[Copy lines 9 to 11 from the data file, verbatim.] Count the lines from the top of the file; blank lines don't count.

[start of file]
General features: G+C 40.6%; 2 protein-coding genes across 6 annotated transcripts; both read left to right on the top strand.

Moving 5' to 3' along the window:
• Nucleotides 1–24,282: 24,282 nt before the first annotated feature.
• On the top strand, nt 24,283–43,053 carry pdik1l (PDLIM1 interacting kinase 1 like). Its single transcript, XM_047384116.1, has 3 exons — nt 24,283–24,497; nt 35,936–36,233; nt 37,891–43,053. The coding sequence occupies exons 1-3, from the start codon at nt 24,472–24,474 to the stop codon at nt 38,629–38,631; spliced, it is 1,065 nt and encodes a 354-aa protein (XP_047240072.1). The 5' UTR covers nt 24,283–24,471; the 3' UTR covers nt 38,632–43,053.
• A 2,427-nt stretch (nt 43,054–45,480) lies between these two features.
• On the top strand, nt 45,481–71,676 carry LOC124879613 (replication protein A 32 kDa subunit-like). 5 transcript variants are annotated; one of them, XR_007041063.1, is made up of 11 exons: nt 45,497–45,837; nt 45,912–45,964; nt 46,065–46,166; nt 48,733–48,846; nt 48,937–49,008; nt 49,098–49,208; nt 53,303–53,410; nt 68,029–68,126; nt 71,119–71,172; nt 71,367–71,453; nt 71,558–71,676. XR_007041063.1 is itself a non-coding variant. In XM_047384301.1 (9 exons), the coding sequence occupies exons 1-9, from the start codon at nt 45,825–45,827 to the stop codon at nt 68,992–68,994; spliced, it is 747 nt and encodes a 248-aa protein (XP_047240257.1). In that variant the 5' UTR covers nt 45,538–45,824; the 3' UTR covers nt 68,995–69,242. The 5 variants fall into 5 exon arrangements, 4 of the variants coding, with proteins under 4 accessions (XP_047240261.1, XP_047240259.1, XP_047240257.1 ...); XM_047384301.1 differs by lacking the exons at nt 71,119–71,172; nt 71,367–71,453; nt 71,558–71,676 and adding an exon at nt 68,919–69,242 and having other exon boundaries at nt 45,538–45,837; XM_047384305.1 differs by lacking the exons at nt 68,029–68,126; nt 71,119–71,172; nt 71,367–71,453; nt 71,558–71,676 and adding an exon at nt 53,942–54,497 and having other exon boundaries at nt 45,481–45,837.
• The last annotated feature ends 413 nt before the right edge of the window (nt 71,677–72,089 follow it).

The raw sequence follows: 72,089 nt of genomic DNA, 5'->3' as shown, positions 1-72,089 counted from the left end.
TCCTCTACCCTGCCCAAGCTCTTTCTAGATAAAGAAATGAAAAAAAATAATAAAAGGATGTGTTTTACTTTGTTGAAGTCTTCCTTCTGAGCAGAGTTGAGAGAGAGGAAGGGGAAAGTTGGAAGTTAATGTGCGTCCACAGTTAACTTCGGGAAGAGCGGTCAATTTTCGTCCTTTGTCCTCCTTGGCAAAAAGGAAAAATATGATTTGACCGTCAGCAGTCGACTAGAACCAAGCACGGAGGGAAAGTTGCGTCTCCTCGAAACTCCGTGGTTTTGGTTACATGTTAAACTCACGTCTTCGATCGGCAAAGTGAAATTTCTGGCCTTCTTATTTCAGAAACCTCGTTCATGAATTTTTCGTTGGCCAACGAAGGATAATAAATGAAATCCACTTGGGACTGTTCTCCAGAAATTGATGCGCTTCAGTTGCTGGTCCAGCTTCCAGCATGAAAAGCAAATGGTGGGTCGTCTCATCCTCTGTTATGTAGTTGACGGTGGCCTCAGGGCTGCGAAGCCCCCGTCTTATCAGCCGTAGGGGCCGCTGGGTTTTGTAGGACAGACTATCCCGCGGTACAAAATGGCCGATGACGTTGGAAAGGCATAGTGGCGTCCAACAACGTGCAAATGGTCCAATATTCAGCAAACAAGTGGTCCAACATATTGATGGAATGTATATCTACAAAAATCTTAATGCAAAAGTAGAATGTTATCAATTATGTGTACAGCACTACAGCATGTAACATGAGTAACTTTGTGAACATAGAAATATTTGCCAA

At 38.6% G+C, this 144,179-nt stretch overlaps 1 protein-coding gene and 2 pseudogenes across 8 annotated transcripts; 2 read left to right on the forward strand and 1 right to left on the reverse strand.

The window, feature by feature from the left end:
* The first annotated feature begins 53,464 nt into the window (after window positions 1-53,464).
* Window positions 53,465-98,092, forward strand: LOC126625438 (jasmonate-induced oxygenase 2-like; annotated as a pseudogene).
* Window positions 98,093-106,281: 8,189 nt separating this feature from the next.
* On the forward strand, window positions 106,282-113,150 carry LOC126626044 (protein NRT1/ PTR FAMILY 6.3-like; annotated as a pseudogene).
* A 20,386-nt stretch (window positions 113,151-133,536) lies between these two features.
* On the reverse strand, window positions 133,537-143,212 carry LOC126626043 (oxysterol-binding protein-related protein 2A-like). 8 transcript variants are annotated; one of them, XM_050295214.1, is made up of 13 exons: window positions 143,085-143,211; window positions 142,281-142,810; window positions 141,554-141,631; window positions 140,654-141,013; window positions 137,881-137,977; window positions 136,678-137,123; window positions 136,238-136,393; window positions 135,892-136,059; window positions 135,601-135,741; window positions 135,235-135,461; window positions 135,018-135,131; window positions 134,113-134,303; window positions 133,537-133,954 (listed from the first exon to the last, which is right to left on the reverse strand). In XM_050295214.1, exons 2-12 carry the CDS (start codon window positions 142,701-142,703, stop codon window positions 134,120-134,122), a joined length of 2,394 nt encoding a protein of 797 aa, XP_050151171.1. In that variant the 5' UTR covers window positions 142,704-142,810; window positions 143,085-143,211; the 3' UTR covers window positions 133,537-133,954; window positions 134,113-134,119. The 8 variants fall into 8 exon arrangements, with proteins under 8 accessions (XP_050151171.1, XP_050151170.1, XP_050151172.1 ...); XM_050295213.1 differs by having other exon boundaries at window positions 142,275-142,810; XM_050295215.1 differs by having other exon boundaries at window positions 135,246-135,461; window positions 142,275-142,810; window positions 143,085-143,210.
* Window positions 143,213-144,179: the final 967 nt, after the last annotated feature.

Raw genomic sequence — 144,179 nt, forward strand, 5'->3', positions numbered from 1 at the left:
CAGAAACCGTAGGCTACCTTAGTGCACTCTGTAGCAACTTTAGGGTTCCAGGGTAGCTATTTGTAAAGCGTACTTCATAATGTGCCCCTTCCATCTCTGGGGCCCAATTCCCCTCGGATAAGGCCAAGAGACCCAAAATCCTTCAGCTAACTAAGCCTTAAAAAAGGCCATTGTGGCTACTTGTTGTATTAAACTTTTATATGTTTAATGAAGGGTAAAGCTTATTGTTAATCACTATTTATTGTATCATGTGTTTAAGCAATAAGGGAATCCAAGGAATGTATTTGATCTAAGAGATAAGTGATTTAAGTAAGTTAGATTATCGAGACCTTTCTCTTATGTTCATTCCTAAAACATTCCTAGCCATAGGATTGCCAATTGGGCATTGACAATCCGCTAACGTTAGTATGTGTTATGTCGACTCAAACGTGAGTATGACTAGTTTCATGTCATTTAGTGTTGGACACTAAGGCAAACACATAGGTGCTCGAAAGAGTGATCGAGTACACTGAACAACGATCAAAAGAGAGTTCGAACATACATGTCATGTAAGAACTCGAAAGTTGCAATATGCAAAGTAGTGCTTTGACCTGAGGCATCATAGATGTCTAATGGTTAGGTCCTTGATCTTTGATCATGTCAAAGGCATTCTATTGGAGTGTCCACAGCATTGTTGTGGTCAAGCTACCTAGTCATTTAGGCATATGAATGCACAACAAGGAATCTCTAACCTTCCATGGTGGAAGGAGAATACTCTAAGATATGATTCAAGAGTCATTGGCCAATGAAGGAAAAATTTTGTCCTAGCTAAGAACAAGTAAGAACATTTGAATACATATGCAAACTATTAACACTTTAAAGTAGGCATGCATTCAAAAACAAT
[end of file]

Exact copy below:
TCCTCTACCCTGCCCAAGCTCTTTCTAGATAAAGAAATGAAAAAAAATAATAAAAGGATGTGTTTTACTTTGTTGAAGTCTTCCTTCTGAGCAGAGTTGAGAGAGAGGAAGGGGAAAGTTGGAAGTTAATGTGCGTCCACAGTTAACTTCGGGAAGAGCGGTCAATTTTCGTCCTTTGTCCTCCTTGGCAAAAAGGAAAAATATGATTTGACCGTCAGCAGTCGACTAGAACCAAGCACGGAGGGAAAGTTGCGTCTCCTCGAAACTCCGTGGTTTTGGTTACATGTTAAACTCACGTCTTCGATCGGCAAAGTGAAATTTCTGGCCTTCTTATTTCAGAAACCTCGTTCATGAATTTTTCGTTGGCCAACGAAGGATAATAAATGAAATCCACTTGGGACTGTTCTCCAGAAATTGATGCGCTTCAGTTGCTGGTCCAGCTTCCAGCATGAAAAGCAAATGGTGGGTCGTCTCATCCTCTGTTATGTAGTTGACGGTGGCCTCAGGGCTGCGAAGCCCCCGTCTTATCAGCCGTAGGGGCCGCTGGGTTTTGTAGGACAGACTATCCCGCGGTACAAAATGGCCGATGACGTTGGAAAGGCATAGTGGCGTCCAACAACGTGCAAATGGTCCAATATTCAGCAAACAAGTGGTCCAACATATTGATGGAATGTATATCTACAAAAATCTTAATGCAAAAGTAGAATGTTATCAATTATGTGTACAGCACTACAGCATGTAACATGAGTAACTTTGTGAACATAGAAATATTTGCCAA

At 38.6% G+C, this 144,179-nt stretch overlaps 1 protein-coding gene and 2 pseudogenes across 8 annotated transcripts; 2 read left to right on the forward strand and 1 right to left on the reverse strand.

The window, feature by feature from the left end: